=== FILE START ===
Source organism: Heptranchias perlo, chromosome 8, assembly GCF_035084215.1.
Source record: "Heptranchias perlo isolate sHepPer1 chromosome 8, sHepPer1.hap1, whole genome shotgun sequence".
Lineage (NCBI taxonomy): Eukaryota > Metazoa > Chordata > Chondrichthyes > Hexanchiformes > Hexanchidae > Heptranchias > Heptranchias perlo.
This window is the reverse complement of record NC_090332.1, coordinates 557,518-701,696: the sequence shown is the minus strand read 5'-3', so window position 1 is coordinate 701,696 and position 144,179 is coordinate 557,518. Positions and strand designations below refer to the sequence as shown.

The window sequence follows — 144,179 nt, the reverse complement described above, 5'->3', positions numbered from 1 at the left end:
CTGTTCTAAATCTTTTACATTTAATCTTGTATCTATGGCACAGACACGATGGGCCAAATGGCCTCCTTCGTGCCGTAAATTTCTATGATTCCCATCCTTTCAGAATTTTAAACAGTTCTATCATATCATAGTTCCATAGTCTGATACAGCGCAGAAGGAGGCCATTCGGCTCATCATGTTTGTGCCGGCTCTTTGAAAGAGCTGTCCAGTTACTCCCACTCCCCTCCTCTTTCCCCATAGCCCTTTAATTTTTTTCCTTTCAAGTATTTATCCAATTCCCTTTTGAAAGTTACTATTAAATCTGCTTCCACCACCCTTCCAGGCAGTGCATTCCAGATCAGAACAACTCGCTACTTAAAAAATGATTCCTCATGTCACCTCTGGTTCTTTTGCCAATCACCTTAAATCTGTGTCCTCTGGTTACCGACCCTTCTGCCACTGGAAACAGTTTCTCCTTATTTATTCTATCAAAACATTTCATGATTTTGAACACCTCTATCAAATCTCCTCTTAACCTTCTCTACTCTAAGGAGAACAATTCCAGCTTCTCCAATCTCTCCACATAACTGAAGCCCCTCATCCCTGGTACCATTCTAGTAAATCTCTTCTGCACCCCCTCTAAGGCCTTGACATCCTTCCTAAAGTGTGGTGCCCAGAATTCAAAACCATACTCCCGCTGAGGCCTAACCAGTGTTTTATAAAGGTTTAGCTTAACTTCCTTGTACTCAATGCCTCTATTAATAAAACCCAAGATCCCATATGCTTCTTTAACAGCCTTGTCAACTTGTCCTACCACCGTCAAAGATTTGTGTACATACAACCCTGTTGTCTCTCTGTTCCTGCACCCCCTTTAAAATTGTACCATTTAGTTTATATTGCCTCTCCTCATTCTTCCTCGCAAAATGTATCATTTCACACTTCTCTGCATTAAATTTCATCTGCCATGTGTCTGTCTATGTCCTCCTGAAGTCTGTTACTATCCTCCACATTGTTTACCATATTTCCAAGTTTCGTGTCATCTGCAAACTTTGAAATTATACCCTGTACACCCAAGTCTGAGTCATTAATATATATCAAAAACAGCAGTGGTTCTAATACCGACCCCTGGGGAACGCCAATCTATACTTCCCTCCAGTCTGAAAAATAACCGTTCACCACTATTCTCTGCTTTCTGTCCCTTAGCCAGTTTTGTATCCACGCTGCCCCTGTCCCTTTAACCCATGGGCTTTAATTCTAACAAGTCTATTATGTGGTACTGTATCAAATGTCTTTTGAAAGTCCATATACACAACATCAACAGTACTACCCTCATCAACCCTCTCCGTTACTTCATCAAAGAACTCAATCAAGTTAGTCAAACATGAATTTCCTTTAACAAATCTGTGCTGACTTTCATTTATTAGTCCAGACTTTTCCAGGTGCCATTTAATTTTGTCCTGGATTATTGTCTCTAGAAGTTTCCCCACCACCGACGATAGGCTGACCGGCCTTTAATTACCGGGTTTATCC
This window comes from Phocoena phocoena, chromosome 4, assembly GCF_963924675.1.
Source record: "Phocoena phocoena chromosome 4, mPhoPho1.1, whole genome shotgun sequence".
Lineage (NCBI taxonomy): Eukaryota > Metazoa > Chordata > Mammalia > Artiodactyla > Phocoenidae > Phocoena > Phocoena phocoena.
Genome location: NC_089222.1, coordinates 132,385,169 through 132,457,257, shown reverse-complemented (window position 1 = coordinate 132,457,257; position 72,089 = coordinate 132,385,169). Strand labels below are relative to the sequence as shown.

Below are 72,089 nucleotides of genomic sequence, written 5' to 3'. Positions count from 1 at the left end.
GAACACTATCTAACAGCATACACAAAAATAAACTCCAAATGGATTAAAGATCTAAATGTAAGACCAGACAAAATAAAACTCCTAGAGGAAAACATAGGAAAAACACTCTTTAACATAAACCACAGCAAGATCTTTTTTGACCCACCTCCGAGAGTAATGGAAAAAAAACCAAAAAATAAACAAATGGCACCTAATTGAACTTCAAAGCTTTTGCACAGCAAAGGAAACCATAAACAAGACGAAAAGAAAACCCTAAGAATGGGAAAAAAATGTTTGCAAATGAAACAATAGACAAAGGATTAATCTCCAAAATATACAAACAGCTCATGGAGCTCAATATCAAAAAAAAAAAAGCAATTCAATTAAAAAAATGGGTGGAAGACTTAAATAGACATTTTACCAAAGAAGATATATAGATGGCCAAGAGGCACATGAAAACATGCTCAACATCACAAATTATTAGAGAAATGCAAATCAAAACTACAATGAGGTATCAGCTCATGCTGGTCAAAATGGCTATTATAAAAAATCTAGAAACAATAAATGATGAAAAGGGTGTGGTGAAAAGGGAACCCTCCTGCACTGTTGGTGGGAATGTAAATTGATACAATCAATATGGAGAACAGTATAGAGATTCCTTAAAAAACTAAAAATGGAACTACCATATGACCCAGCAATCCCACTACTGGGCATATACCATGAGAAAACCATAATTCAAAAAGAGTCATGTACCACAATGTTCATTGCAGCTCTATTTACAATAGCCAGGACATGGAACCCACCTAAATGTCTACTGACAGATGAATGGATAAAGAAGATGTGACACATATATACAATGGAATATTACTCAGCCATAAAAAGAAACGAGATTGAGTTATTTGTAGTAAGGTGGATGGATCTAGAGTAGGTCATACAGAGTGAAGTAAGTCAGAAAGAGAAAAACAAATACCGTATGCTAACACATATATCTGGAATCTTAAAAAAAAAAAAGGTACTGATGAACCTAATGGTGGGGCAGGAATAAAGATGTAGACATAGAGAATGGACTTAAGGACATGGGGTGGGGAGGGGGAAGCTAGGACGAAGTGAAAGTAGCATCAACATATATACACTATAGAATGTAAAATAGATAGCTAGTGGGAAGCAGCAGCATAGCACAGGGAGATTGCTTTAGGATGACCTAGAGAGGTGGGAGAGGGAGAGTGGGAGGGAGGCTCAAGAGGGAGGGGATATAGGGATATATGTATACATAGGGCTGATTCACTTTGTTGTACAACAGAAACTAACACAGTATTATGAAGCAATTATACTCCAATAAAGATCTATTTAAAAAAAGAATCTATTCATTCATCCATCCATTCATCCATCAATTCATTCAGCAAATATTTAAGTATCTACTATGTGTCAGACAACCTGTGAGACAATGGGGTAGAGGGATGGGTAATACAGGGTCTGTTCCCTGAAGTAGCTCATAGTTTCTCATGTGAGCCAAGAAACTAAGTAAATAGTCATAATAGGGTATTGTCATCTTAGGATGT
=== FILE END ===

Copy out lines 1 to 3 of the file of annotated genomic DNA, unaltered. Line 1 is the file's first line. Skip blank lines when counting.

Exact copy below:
Source organism: Heptranchias perlo, chromosome 8, assembly GCF_035084215.1.
Source record: "Heptranchias perlo isolate sHepPer1 chromosome 8, sHepPer1.hap1, whole genome shotgun sequence".
Lineage (NCBI taxonomy): Eukaryota > Metazoa > Chordata > Chondrichthyes > Hexanchiformes > Hexanchidae > Heptranchias > Heptranchias perlo.